Synthetic identity fraud is costly to the credit union industry, which is susceptible to the trend to manufacture identities. These fraudulent accounts are set up by blending a person’s actual information, such as a real social security number, with fake details, including names and addresses. The use of these imaginary identities is causing more credit card losses than ever even though the rate of growth of this type of fraud is slowing.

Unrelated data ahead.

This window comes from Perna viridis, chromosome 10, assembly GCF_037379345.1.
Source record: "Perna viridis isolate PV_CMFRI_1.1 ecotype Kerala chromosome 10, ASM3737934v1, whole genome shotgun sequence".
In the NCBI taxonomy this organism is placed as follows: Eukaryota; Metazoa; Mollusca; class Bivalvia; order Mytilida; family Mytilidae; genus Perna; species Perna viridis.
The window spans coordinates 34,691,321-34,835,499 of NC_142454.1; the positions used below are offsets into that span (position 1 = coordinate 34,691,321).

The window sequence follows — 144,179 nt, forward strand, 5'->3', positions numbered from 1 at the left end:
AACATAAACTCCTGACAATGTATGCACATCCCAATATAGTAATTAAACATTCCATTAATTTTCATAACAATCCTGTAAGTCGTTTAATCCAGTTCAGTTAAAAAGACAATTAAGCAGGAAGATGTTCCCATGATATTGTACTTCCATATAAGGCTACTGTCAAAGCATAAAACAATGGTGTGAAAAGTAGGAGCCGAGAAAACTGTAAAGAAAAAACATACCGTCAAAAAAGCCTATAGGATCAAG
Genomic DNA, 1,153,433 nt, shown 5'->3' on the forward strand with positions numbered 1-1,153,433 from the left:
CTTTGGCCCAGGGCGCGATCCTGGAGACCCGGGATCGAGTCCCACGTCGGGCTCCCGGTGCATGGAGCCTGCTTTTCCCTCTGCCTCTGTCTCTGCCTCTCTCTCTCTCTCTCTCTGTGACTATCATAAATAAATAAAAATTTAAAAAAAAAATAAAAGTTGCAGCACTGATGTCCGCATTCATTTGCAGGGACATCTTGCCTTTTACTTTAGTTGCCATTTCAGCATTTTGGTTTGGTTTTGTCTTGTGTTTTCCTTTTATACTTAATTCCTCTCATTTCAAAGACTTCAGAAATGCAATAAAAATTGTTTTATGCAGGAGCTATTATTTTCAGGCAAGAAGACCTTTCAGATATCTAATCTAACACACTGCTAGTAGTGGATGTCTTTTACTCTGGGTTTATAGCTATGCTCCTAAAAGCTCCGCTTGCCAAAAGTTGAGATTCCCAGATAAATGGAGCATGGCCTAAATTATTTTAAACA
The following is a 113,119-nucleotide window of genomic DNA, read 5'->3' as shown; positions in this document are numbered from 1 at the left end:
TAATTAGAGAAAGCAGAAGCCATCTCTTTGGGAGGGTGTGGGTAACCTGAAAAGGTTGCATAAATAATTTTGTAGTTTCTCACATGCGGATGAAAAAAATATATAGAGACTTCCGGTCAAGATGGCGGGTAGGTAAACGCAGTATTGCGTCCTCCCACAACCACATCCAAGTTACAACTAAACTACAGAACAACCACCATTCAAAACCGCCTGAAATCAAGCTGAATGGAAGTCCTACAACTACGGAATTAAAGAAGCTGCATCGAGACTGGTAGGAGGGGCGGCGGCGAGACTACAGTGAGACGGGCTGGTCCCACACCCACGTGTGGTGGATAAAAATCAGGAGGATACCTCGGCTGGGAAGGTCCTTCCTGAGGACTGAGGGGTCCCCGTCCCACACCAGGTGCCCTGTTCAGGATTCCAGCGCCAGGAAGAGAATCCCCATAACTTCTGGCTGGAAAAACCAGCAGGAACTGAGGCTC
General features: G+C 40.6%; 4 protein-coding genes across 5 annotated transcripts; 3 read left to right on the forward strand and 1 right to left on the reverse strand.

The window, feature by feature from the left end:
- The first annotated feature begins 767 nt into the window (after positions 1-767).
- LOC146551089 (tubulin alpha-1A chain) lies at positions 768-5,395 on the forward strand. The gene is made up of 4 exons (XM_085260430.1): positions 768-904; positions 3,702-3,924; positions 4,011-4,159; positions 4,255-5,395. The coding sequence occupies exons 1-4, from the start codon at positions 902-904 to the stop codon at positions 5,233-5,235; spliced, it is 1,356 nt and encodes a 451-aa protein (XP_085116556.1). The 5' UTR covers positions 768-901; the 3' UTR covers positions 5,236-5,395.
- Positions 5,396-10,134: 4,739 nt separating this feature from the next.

American Banker says according to an analysis of card transactions TransUnion released this week, “Outstanding suspected synthetic fraud balances rose 5.2 percent between the fourth quarter of 2016, when it was $276 million, and the fourth quarter of 2017, when it was $290 million, according to the credit bureau’s analysis. During the previous year, such balances rose 68.5 percent.”

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